By on Wednesday, June 10, 2020
Boxing is officially back. Top Rank trotted out almost 4 hours of much anticipated boxing programming and the results are in. What we got was a showcase matchup for one of the brightest young talents in all of boxing, a grab bag of six rounders, and a whole lot of stalling. The question is, how was the return?
To answer simply. It was fine. The matchmaking wasn’t good. The first hour saw 1 round of boxing. A 1 minute knockout for Robeisy Ramirez and then we sat and we waited.
Quatavious Cash and Calvin Metcalf was fun and went the distance.
Guido Vianello and Jared Anderson got stoppages that will fly under the radar. The wins were solid, but the finishes weren’t sensational.
The shining spot of the entire card came when Timothy Bradley delivered a heartfelt and moving anecdote about a time he got pulled over driving his son to school. Words won’t do it justice so you’ll just have to watch the clip.
There were some rough parts that we can’t ignore. Sometimes commentary got a little hectic. The commercial breaks and long segments between fights lead me to believe that an impatient and uncommitted fan, no matter how starved for sports they are, probably changed the channel. The matchups were really not up to snuff for primetime ESPN.
Andre Ward spent the better part of 2 and a half hours trying to debunk a myth that in order for the African-American boxer to be famous, he must be the villain. Mark Kriegel’s remarked that fighters of color have a perception as villains in the sport.
This was juxtaposed with the constant reminder that Shakur Stevenson intended to be the next Floyd Mayweather.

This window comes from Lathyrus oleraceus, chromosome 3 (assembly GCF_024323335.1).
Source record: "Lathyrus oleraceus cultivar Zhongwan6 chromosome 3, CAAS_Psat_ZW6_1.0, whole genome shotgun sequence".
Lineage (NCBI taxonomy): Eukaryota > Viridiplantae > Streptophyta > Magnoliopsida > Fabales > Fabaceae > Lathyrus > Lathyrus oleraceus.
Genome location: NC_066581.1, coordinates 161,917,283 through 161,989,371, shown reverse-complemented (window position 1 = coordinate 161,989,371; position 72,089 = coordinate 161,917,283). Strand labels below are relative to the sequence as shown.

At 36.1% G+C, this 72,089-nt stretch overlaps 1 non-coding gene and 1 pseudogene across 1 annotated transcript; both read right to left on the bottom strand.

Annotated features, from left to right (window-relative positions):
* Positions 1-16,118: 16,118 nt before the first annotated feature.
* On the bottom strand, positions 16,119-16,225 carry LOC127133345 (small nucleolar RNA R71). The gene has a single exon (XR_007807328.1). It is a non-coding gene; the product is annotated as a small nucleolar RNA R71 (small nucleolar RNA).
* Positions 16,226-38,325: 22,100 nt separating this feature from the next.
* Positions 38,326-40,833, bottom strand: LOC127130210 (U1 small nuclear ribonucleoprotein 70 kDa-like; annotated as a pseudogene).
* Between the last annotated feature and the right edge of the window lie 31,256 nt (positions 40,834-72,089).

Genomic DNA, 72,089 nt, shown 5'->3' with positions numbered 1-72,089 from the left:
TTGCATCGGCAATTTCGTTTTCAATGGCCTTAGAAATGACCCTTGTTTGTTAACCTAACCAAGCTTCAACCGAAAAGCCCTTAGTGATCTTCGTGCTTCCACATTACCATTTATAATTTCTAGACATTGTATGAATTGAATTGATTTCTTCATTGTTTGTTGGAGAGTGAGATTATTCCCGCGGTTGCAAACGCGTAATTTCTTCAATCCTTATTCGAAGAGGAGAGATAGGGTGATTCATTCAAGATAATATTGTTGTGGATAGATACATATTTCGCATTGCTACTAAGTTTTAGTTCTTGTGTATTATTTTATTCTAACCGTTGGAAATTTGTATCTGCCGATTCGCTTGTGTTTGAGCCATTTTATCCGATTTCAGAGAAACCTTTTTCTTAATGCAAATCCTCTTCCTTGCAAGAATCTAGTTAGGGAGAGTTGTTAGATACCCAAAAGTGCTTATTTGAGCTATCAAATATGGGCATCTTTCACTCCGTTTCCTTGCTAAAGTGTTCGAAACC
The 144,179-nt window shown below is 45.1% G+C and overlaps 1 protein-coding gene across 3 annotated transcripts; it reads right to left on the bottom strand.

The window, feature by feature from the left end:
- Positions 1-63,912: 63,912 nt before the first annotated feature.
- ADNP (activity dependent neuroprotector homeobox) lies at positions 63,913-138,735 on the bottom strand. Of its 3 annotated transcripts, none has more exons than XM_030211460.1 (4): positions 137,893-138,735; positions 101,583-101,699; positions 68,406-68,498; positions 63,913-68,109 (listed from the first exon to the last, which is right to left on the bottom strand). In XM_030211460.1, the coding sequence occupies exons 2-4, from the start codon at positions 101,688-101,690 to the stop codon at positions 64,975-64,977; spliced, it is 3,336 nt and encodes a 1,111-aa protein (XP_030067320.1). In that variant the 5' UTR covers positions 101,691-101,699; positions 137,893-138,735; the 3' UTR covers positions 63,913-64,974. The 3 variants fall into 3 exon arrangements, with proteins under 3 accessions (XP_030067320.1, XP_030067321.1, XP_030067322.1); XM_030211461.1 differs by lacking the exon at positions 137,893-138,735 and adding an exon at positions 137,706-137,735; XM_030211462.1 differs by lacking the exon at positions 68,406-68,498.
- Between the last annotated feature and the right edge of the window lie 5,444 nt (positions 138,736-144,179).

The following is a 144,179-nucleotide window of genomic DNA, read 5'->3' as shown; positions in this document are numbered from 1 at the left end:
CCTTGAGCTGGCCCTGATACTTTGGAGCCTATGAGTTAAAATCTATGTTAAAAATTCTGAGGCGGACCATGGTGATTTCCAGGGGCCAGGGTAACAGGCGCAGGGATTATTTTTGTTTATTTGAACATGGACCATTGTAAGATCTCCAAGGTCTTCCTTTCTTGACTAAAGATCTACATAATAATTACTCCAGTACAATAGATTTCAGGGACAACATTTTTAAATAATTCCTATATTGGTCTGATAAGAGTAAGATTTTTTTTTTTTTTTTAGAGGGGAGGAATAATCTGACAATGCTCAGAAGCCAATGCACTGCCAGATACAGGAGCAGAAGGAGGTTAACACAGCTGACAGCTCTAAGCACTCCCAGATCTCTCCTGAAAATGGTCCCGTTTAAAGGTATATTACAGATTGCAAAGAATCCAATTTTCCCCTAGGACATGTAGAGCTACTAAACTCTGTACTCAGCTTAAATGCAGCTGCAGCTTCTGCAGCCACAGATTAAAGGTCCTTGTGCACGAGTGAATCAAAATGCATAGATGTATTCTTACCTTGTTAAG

Andre Ward co-manages Shakur with J-Prince. J-Prince is the former manager of Floyd Mayweather.
If anything, the whole conversation was scatterbrained and contradicted comments that Shakur had recently made about wanting to not be the next Floyd, but rather become the next Shakur Stevenson.
Which should be the goal. There will never be another Floyd. The set of circumstances around Floyd Mayweather’s career will never be duplicated. In the same way we will never have another Michael Jordan. It’s time boxing fans leave behind the past and let these new guys create their own legacy.
Why on earth do broadcasters inundate their viewers with these corny takes and hasty comparisons? The answer is laziness. A lack of imagination. The Floyd Mayweather comparison is the boxing equivalent of remaking a popular TV show from 30 years ago into a feature length film in the year 2020.
The only way a fighter like Shakur Stevenson is going to break through and reach a Mayweather-esque height is going to be because people care about him. Some phony persona where he tries to be a good guy or plays up the villain will be seen right through.
The Charlo twins are breaking through because there is no act there. You get pure, raw passion from those guys every time they have a camera in their face. They are comfortable as themselves and people can love or hate them.
Gennadiy Golovkin took the boxing world by storm with a smile and a laugh. He was just being himself.
Absolutely. Mayer’s absence from the card created an extra 30 minutes or so of stalling. You can argue how competitive her fight would have wound up being, but the rounds would have definitely smoothed out the janky timing of the entire event.
But overall, the return over perfectly acceptable. There are problems that plague Top Rank broadcasts that aren’t going to be sorted, nor can they be blamed on not having fans. There are other problems that presented themselves, but can be easily smoothed out if the fights are better.
That’s the biggest takeaway. So far, it looks like a boxing broadcast. The elements are all there. The only thing that is left is to deliver boxing broadcast caliber fights. That wasn’t what we saw tonight and doesn’t look like it will be on the horizon in the short term. Will that change? Yes. Absolutely.